The perception for good death of community dwelling Japanese and Thailand respondents

Michiyo Ando, Supawadee Somchit, Mitsunori Miyashita, Laiad Jamjan

Research output: Contribution to journalArticle

6 Citations (Scopus)

Abstract

Having a “good death” is a very important goal of palliative care, and it is useful for nurses to understand cultural differences in the perception of a good death to propose nursing care. The purpose of this study was to compare the perception of a “good death” among community-dwelling Japanese and Thai people. Three hundred sixty-nine respondents completed the Good Death Questionnaire. The research design was a cross-sectional study. The scores of the Japanese respondents on “good relationships with medical staff,” “being respected as an individual,” and “fighting against cancer” were higher among Thai respondents. On the other hand, “environmental com-fort,” “unawareness of death,” “control over the future,” and “religious and spiritual comfort” were higher among the Japanese respondents. Among the Japanese, the score for “life completion” was significantly correlated with “role accomplishment and contribution to others.” Among the Thai respondents, the score for “good relationships with family” was significantly correlated with “physical and cognitive control.” The implications of these results were that Japanese respondents preferred medical treatments, maintaining a good relationship with physicians, and demanding to be respected as an individual. Thai respondent’s preferred “environmental comfort” and “religious and spiritual comfort.” In the future, medical staff members will need to consider these cultural differences when proposing nursing care.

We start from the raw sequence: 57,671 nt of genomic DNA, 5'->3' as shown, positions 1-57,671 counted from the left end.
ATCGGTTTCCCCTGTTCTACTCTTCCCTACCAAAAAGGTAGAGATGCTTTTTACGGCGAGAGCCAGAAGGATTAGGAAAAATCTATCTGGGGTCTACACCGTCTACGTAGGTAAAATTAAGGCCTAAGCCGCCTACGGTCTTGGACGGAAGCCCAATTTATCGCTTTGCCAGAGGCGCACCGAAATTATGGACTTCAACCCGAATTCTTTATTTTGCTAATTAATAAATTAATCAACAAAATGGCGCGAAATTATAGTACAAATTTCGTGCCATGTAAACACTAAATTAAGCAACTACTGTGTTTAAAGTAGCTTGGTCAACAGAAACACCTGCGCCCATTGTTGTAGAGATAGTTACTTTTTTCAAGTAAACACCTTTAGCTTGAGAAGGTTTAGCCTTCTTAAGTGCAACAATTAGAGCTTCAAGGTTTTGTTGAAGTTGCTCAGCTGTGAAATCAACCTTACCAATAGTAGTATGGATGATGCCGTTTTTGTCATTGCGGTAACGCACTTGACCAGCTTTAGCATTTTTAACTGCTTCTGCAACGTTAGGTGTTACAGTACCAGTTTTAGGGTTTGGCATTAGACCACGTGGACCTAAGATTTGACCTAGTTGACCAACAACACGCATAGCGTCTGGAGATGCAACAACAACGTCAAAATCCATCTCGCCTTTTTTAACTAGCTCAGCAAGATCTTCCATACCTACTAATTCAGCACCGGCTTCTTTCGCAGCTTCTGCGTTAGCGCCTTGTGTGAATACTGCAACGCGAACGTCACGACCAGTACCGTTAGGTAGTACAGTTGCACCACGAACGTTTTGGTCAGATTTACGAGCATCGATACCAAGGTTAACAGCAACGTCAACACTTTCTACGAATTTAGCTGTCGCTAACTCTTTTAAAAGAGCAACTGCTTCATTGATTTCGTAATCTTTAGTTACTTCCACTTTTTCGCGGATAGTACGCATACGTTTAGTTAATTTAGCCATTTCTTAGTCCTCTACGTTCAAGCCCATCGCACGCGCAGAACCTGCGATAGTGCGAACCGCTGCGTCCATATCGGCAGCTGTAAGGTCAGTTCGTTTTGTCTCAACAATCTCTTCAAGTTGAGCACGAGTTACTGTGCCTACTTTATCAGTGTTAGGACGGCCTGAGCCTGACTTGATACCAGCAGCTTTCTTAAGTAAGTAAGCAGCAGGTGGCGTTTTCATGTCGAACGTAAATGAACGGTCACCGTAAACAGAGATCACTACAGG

Original languageEnglish
Pages (from-to)91-96
Number of pages6
JournalAsian Pacific Island Nursing Journal
Volume1
Issue number3
DOIs
Publication statusPublished - 2016 Jan 1

Keywords

  • Cultural difference
  • Good death
  • Japanese people
  • Thai people

ASJC Scopus subject areas

  • Nursing(all)

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